Gov. Chris Christie has said that he is the “only impediment” to taxing and regulating marijuana in New Jersey — and he is leaving office in January 2018. Phil Murphy (D), who has repeatedly touted his support for legalization, beat Kim Guadagno (R) by about 10 percentage points and will be the next governor!
Senator Nicholas Scutari (D-22), sponsor of the bill to end marijuana prohibition in New Jersey, won easily, and Senate President Steve Sweeney (D-3), another vocal supporter of legalization, was also victorious.
New Jersey is now well-placed to be the first state to end marijuana prohibition through the legislative process (as opposed to a citizens’ ballot initiative) — but a bill still won’t pass without hard work. And the details of the bill — things like ensuring people who have been criminalized for marijuana possession can expunge their records once marijuana possession is legalized — will require close attention to guarantee New Jersey implements the best possible public policy.
Virginia will elect its next governor tomorrow, November 7. Please take a minute to examine each candidate's position on marijuana policy before you head to the polls. While every candidate favors some form of reduced penalty for simple possession, they have significant differences in opinion regarding marijuana penalties in the commonwealth.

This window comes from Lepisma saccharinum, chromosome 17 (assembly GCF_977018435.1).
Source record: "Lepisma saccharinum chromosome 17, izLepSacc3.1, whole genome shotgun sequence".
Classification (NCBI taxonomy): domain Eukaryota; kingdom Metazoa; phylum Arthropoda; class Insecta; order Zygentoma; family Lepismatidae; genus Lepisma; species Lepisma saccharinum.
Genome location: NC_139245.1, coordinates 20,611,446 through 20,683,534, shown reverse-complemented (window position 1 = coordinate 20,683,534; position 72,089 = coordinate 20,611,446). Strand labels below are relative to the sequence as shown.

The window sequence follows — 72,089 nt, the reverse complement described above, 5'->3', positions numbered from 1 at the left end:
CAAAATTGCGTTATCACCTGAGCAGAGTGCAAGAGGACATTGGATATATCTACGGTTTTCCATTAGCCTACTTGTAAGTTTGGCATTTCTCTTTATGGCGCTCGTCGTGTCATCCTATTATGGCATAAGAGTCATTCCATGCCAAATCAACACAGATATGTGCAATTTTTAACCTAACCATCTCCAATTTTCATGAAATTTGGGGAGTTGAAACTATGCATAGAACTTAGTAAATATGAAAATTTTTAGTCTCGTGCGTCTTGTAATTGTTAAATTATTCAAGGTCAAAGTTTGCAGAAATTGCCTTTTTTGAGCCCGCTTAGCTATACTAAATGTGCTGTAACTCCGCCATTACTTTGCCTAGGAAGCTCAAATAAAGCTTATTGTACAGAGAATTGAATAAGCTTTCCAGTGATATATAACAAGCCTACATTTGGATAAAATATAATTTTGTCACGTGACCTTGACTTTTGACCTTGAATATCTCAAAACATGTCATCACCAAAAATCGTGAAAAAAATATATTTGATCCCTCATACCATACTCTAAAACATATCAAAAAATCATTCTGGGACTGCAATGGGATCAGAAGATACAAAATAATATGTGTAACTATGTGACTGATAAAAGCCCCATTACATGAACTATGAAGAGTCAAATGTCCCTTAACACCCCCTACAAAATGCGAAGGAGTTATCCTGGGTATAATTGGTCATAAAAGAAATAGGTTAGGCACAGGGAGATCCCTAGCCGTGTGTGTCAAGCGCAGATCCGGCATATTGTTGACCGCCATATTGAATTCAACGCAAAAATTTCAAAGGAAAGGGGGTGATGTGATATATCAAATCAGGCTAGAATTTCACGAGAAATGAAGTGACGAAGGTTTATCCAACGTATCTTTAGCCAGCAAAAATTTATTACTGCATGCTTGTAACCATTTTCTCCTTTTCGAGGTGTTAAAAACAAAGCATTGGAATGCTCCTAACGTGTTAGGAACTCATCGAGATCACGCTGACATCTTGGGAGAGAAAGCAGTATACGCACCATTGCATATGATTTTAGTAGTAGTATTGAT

- Democrat Ralph Northam supports decriminalization of marijuana and legalizing the medical use of marijuana.
- Republican Ed Gillespie opposes decriminalizing marijuana but favors a three-strikes approach for simple possession. The first two violations would not carry criminal charges, but a third would. He is open to "appropriate, limited, tightly regulated use of marijuana for medicinal purposes."
- Libertarian Cliff Hyra supports decriminalization, the establishment of a medical marijuana program, and allowing responsible adults ages 21 and older to consume marijuana.
This election is important, as the governor holds considerable sway over the direction of Virginia's policies. Please visit your local polling station between 6:00 a.m. and 7:00 p.m. tomorrow, November 7, if you are a Virginia resident. If you don't know where your polling station is, click here to find out. Check your voter registration here, and be sure to bring a photo ID with you when you head to the polling station. Make your voice heard tomorrow!